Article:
Election officials reflect on challenges to pandemic-era voting and urge students to vote in upcoming elections
By YAN YAN HUSTIS HAYES — firstname.lastname@example.org
On Oct. 6, the Yolo County Elections Office finalized the results from the Sept. 14 California gubernatorial recall election.
Of the 121,550 registered voters in Yolo County, 78,048 ballots were counted, with a total voter turnout of 64.2%. Of that, 67.92% voted not to recall California Governor Gavin Newsom and 32.08% voted to remove Newsom from office. The official results are available on the Yolo County Elections website.
Yolo County Registrar of Voters Jesse Salinas said that while the turnout for presidential elections is typically higher, the turnout for this past recall election was consistent with past gubernatorial election turnouts.
“The last presidential election had record turnout, but typically in presidential elections we have around a 76-77% turnout,” Salinas said. “In this particular election, we had a 64% turnout overall, not what a presidential election is but still it was comparable to the gubernatorial election in November 2018.”
The pandemic has posed unique challenges to the way the county runs elections, according to Salinas.
“The pandemic has fundamentally shifted how we run elections in Yolo County,” Salinas said. “Before the pandemic, we had 96 polling places that were spread throughout the county. What we discovered was that when the pandemic was just starting, we started to have a near crisis in terms of poll workers.”
Salinas said that while the pandemic has posed challenges to staffing in-person polling stations, there has been a sharp increase in the number of mail-in ballots.
“[For the Sept. 2021 gubernatorial recall election,] 95% of the voters voted using the vote-by-mail ballot option and of those, 58% returned it by mail, another 30% used the drop box and 7% dropped it off directly at a voter assistance center,” Salinas said. “To give you context, in 2010 essentially 50% of voters voted by mail.”
Running elections is a long and involved process which means that it is very important that voter information is up to date, according to Salinas.
“We start preliminary work for elections now for June, things typically kick into gear 154 days prior to the election and what’s even more challenging is that redistricting is taking place,” Salinas said. “If you have moved at all, go online to the secretary of state’s office and register to vote online so we can get your latest address. We strongly encourage folks and especially students to update their address if they’ve moved, even if it’s just from one side of campus to the other.”
Third-year biological sciences major Briahna Oliva said that while she was already planning to vote, on-campus polling stations made the choice even easier.
“I was planning on voting before, just because my friends always talk about politics and how important it is,” Oliva said. “It was easier because [the polling station] was on campus — voting is really important and it’s easier for you to vote as a student because there’s polling stations on campus.”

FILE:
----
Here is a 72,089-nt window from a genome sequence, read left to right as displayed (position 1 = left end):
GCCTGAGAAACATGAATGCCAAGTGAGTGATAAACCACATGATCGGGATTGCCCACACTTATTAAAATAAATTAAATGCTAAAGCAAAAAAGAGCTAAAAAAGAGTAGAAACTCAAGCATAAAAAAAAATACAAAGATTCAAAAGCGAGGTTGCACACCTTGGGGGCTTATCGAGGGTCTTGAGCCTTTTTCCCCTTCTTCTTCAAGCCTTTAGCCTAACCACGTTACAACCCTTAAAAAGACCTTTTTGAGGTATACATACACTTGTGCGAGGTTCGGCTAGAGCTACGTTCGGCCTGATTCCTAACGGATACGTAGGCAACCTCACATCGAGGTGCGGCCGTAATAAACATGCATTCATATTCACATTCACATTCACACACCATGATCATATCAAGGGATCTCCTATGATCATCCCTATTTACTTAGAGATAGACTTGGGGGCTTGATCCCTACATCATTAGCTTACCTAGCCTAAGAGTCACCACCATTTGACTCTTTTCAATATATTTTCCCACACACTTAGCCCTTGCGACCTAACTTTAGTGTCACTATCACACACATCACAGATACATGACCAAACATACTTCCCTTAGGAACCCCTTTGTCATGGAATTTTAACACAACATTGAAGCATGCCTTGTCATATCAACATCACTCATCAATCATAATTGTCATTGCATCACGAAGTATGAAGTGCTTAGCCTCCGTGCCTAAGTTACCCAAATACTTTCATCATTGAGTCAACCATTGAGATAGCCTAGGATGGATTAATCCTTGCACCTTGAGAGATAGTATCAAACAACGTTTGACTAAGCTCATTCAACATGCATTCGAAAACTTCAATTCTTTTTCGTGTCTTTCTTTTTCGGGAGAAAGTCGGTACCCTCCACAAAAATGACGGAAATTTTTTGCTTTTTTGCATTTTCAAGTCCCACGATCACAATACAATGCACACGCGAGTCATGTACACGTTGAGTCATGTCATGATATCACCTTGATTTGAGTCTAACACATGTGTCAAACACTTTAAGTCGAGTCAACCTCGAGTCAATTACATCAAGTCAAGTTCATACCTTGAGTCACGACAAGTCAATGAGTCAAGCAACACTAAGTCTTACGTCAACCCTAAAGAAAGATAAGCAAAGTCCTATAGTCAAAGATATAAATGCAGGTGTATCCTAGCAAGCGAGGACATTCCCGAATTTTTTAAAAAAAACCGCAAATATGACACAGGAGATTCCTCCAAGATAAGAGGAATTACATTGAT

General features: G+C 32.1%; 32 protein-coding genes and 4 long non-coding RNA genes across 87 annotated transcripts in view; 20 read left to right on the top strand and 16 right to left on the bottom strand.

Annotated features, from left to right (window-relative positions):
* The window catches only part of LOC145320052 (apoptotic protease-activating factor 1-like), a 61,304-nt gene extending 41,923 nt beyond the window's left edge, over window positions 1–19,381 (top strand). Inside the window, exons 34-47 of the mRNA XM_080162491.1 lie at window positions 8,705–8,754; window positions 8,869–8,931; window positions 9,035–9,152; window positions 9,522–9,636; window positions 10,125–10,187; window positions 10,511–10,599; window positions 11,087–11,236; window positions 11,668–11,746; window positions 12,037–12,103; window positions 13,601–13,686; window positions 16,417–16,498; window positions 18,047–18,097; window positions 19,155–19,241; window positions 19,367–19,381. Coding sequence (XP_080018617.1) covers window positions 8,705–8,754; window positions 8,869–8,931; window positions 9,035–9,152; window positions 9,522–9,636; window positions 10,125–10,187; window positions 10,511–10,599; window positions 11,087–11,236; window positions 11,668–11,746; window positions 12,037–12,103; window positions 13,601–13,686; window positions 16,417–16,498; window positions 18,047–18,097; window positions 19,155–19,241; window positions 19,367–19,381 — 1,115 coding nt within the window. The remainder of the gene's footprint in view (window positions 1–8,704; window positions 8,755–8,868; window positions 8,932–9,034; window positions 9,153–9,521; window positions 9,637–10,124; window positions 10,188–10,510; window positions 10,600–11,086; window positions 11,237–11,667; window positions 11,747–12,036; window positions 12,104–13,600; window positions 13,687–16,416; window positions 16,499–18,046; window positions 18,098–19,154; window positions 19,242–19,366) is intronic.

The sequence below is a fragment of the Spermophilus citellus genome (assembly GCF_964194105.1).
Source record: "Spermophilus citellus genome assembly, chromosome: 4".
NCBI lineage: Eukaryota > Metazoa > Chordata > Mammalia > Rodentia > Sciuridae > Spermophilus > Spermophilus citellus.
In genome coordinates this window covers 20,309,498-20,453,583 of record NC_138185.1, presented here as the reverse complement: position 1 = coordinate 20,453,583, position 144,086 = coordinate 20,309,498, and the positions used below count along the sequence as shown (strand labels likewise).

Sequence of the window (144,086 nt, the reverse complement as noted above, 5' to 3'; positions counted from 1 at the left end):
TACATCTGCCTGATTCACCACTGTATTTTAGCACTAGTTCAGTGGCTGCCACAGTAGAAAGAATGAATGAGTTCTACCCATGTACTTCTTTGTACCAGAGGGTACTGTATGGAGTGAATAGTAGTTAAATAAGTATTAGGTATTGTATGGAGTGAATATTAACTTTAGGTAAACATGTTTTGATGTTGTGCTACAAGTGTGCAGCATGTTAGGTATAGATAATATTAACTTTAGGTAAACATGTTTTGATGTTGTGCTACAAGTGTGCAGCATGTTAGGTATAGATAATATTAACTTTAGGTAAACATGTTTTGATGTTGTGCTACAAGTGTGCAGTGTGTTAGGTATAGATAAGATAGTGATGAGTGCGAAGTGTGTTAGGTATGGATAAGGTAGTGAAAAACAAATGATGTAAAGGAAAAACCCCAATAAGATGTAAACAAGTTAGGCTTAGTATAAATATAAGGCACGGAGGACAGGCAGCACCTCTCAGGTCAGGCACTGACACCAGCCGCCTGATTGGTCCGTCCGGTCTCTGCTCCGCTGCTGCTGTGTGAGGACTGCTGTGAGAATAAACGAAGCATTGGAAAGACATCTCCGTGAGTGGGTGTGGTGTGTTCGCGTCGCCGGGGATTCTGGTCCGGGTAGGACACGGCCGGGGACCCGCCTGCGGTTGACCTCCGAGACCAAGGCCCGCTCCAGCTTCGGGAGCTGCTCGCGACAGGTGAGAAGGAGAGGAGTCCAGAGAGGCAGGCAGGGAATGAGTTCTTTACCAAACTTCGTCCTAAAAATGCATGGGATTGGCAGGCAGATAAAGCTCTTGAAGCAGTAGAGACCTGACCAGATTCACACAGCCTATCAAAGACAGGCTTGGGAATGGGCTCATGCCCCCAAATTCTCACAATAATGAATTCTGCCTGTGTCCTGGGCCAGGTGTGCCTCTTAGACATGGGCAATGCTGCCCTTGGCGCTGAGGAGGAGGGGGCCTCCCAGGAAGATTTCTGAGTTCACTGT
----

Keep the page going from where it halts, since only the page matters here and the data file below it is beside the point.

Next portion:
Oliva advised students who are going to be voting for the first time in the midterm elections to register in Yolo County and stressed the importance of paying attention to all elections, not just presidential elections.
“Make sure you’re registered in Yolo County — that was one of my mistakes when I was a freshman,” Oliva said. “I don’t think people thought [the recall election] was as pressing [as other elections] but they should. You want your opinion to matter.”
Yolo County Elections Office Outreach Specialist María Coronel said that ensuring that youth in the community vote poses a unique challenge.
“Historically, and regardless of the country or state of origin, youth in general have voted at lower rates than their slightly older peers,” Coronel said via email. “It is estimated that 50% of young people, ages 18-29 nationwide, voted in the 2020 presidential election, a remarkable 11-point increase from 2016 (39%) and likely one of the highest rates of youth electoral participation since the voting age was lowered to 18.”
This trend of low youth turnout is compounded by the pandemic, according to Coronel.
“Another equally great challenge was to reach out to students who were participating in virtual and distant learning classes and away from campus and their Yolo County place of residence,” Coronel said via email. “The Yolo County Elections Office social media handles, voter information phone line, and email communication were essential tools for providing streamlined up-to-date information for this group of voters.”
Student registration drives are another big part of how Yolo County Elections reaches out to youth voters, according to Coronel.
“Yolo County Elections in partnership with organizations such as the League of Women Voters Davis and identified college campuses such as UC Davis have organized and led student-oriented Voter Registration Drives in these college campuses and communities,” Coronel said via email. “These registration drives provide students with the opportunity to register to vote, often for the first time, or as a reminder and real-time opportunity to update their existing voter registration in the event a change in name or address occurred.”
More information about upcoming voter drives and opportunities to get involved can be found on the Yolo County Elections website or on their social media pages.
Written by: Yan Yan Hustis Hayes — email@example.com